Regulation

Traffic arrangements approved for Horse Hill drilling and oil production scheme

Plans for new drilling and long-term oil production at the Horse Hill oil site in Surrey cleared another hurdle today.

Tanker crossing onto opposite carriageway to enter Horse Hill site. Photo: Used with the owner’s consent

A traffic management plan, required as a condition of planning permission, was signed off by the county council.

The decision comes more than a year after the council granted consent for four new oil wells and production from the site for 20 years.

Council planners said “sufficient detail” had been provided in the traffic management plan to meet the condition of the planning permission. They approved the plan under delegated powers.

DrillOrDrop reported in January 2020 on the submission of the plan by the site operator, Horse Hill Developments Limited (HHDL).

A key ruling was that large heavy goods vehicles (HGVs) would be told not to cross the central white line of the road when they pulled into the site.

The plan was also required to show that care would be taken about vulnerable road users on Horse Hill and that there would be improved arrangements to manage the arrival of HGVs.

Other key information included details of peak HGV movements, deliveries and hours of operation, vehicle routing, measures to prevent material dropped on the road and arrangements for highway condition surveys, with a commitment to pay for any damage.

If protests delayed HGVs reaching the site, the plan should include contingency measures to prevent vehicles queuing down Horse Hill on to the nearby A217.

A report to the county council said there had been no objections to the traffic management plan from Reigate & Banstead Borough Council, Mole Valley District Council, the county highway authority and Salfords and Sidlow Parish Council.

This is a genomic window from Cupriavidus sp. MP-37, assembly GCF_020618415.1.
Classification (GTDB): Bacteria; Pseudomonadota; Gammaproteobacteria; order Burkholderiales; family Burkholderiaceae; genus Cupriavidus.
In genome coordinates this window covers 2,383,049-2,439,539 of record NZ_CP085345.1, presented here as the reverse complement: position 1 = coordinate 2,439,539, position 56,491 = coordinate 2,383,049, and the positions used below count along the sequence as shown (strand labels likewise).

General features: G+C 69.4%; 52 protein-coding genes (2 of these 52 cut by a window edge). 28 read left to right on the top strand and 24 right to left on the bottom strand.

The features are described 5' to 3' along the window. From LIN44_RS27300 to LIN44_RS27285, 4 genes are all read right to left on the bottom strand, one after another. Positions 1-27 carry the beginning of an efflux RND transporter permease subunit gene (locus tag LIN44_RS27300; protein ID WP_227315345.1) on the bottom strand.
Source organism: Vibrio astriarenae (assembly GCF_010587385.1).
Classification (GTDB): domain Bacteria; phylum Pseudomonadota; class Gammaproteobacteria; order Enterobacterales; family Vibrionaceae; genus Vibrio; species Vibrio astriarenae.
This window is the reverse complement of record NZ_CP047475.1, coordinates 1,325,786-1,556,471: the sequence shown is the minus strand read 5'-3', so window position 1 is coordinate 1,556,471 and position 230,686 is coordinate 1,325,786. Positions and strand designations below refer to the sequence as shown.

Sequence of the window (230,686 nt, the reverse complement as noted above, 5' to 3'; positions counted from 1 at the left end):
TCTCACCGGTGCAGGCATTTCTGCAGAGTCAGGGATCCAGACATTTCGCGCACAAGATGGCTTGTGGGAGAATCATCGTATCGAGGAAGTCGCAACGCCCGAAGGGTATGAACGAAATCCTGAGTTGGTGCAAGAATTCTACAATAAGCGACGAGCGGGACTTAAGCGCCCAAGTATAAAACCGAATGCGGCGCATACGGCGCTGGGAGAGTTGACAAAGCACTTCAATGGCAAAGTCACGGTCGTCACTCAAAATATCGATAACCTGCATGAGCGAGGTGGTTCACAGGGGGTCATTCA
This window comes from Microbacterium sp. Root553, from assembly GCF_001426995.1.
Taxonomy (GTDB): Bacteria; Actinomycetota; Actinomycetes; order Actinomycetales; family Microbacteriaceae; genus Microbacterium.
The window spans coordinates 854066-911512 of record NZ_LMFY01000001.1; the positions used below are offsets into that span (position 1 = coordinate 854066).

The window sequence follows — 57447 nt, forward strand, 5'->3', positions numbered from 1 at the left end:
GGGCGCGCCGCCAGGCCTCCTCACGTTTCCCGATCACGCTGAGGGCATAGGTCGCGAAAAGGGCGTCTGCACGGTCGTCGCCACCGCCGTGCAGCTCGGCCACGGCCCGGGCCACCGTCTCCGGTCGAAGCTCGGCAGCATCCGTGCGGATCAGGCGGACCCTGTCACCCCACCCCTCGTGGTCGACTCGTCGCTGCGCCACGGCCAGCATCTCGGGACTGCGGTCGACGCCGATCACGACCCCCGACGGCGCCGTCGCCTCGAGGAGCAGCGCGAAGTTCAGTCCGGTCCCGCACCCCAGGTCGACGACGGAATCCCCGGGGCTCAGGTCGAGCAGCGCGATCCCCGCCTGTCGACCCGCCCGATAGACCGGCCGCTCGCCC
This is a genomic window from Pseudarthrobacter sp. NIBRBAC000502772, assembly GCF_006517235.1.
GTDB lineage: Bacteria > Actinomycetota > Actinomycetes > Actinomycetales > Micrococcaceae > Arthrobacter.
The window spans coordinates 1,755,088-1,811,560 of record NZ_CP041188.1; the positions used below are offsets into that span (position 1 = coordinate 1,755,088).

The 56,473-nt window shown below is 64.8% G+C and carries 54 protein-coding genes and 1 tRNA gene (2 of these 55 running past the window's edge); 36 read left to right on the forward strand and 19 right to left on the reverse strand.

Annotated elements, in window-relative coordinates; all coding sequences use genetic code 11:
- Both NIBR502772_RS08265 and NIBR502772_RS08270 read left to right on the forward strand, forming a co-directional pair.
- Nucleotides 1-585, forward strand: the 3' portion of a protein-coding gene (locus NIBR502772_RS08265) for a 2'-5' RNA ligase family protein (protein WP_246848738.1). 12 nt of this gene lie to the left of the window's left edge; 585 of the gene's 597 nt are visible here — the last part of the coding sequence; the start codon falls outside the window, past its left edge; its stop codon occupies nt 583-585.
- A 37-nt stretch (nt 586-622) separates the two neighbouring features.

Charlwood Parish Council, Weald Action Group and Norwood Hill Residents Association did object to the plan. Their concerns included that the plan:

  • Did not meet the requirements of the condition
  • Sought to change times HGVs could access the site
  • Failed to demonstrate that HGVs would not cross the centre of the road
  • Had insufficient gate management arrangements to prevent queues on Horse Hill.

They were also concerned about the safety of other road users on Horse Hill and the junction of the A217. They said any proposed holding area for HGVs should be named and complained that the operator had a history of poor compliance with conditions.

A further 44 letters objected to the transport plan. Comments included that swept path analysis, used by consultants working for HHDL, was not appropriate to deal with large HGVs and abnormal loads.

There were also concerns that there was insufficient room for HGVs to enter the site safely, not enough staff to manage site access and that lorries turning into the site caused congestion.

Objectors also said site gates should be set back from the road, traffic lights should be installed at the junction with the A217 and cooperation from the police should be secured.

  • The Horse Hill planning permission is being challenged at the Court of Appeal at a remote hearing on 17-18 November 2020. Local campaigner, Sarah Finch, has been given permission for a judicial review of Surrey County Council’s decision. She will claim that the council should have considered carbon emissions that would result from the use of Horse Hill oil and gas.

3 replies »

  1. Where is that so called professional expert on traffic and swing path analysis. He must be weeping into his oatmeal.

  2. You mean the “engineer” who also suggested red diesel was red to differentiate it from vegetable oil?!

    Oh yes, that one.

  3. The opposition barriers continue to fall one by one as the final pieces of the jigsaw fall into place, the opposition & appeals will continue to move aside for the progress that will follow as the rulings are upheld.

    The interesting thing is that the court of appeal can not overturn the original courts judgement only review it that it was correct.

    The percentage of success in appeal cases is low as so much due diligence he been done to get this permission into place in the first place over many years.

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